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Living with the death of the referendum

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It’s been four months since the results of last year’s referendum became known. On Saturday night on 14 October, its death was formally announced. Some had foreseen that it had been carrying a terminal illness and were not surprised by the final result. They had expressed their doubts as to its viability for months. Others had sought its demise from the very beginning.  And then there were many who were not sure what would be gained if it was allowed to live and with caution voted ‘no’. 

Then there were those who voted ‘yes’. They had hoped for a late revival, despite all the signs of its slow and painful dying. They were not the majority, but they were a significant number of Australians and they included many First Nations people. They had invested their hope that the referendum would be the ‘yes’ of a new birth and the beginning of a new chapter in our country’s history. This was to be an important step of recognition of our First Nations people in our nation’s founding Constitution.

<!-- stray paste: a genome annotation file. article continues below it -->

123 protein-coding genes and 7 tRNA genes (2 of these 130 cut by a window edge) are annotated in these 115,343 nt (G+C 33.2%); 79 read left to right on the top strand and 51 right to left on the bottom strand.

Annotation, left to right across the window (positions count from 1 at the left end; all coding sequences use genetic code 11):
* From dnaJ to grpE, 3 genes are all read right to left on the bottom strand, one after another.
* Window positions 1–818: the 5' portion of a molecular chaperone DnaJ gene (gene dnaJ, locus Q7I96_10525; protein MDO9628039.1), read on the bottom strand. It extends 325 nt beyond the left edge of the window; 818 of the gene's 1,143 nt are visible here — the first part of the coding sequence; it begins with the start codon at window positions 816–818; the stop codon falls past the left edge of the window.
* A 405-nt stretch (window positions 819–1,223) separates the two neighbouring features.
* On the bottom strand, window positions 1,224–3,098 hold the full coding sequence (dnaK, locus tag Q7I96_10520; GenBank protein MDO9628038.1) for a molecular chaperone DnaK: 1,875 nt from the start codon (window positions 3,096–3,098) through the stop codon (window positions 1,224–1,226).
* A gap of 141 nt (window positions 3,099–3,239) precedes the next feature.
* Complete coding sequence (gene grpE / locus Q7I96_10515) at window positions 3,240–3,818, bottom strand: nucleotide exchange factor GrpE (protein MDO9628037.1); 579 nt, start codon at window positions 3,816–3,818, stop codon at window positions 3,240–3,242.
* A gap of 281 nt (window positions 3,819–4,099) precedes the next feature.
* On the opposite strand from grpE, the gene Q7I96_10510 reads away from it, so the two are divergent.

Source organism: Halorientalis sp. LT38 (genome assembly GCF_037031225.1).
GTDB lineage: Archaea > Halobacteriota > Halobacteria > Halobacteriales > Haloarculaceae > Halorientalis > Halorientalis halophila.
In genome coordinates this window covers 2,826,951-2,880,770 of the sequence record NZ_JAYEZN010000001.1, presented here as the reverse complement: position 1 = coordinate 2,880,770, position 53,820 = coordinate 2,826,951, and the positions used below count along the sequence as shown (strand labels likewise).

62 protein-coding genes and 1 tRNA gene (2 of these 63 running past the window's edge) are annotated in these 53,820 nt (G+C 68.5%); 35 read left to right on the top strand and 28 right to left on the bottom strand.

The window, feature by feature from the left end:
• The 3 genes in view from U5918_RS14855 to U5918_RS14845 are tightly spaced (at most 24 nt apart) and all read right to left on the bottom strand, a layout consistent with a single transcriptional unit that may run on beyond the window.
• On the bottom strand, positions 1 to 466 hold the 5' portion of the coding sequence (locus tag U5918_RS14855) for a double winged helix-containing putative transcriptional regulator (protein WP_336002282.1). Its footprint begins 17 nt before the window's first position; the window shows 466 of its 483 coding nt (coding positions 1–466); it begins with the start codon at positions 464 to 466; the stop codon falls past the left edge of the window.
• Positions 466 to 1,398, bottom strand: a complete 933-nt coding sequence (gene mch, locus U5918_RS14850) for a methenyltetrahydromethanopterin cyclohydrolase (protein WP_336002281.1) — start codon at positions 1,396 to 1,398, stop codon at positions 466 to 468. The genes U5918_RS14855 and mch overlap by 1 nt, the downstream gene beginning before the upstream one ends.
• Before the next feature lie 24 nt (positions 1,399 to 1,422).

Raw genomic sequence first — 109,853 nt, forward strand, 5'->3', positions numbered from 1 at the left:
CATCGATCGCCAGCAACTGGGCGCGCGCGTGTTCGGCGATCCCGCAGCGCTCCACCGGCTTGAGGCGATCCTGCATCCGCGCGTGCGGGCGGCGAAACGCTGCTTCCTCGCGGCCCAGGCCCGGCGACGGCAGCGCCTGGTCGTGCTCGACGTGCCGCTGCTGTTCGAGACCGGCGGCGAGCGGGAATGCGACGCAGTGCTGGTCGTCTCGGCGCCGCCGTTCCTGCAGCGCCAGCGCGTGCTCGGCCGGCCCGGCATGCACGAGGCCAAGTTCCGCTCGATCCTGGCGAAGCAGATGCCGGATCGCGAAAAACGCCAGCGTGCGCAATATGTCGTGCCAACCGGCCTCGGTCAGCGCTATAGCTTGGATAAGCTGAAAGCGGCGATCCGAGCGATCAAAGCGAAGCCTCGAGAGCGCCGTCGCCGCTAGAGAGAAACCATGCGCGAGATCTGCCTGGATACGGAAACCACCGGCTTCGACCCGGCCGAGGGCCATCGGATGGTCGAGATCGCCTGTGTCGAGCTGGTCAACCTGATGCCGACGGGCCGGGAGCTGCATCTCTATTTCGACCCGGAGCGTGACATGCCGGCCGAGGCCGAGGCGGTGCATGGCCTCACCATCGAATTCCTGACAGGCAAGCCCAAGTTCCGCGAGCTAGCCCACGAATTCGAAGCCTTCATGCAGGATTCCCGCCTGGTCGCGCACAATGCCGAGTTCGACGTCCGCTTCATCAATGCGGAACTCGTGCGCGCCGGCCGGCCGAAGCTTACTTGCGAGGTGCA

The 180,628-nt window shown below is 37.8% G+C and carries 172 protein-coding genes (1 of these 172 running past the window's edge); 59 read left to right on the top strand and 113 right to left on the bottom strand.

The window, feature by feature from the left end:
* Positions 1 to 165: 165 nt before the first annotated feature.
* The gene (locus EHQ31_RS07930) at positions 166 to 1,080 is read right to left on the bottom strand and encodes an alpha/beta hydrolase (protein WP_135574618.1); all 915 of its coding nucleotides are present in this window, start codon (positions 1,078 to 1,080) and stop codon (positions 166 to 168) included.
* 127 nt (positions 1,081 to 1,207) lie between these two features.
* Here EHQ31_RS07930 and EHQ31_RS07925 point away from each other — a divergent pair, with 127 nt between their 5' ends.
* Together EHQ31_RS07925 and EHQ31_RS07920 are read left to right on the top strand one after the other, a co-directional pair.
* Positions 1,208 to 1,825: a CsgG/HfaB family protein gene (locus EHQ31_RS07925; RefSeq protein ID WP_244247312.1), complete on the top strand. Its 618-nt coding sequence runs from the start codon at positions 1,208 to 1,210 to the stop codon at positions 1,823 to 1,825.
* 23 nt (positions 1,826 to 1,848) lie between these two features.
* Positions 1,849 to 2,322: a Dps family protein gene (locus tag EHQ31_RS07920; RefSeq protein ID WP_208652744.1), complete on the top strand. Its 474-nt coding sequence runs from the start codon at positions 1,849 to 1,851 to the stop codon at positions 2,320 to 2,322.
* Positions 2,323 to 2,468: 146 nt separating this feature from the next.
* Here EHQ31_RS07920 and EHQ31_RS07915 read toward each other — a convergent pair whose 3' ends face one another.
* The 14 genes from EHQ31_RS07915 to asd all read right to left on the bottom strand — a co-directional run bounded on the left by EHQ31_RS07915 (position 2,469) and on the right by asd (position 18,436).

Many of my First Nations friends, along with others, responded to the result of referendum in ways similar to hearing of the death of someone they loved. Some went quiet, others removed themselves from engaging in social media.  Some were angry, many felt hurt.  There were many expressions of sadness and grief. There was that deep silence that comes with mourning.

In the weeks following the result, there were more examples cultural 'sorry business'. Someone in central Australia called the referendum Kumunjayi 23, using the local cultural protocol which does not say aloud the name of the recently deceased but refers to them as kumunjayi. This ‘referendum’ may have died but, through their own cultural lens, they sought it to be respected, remembered and not forgotten.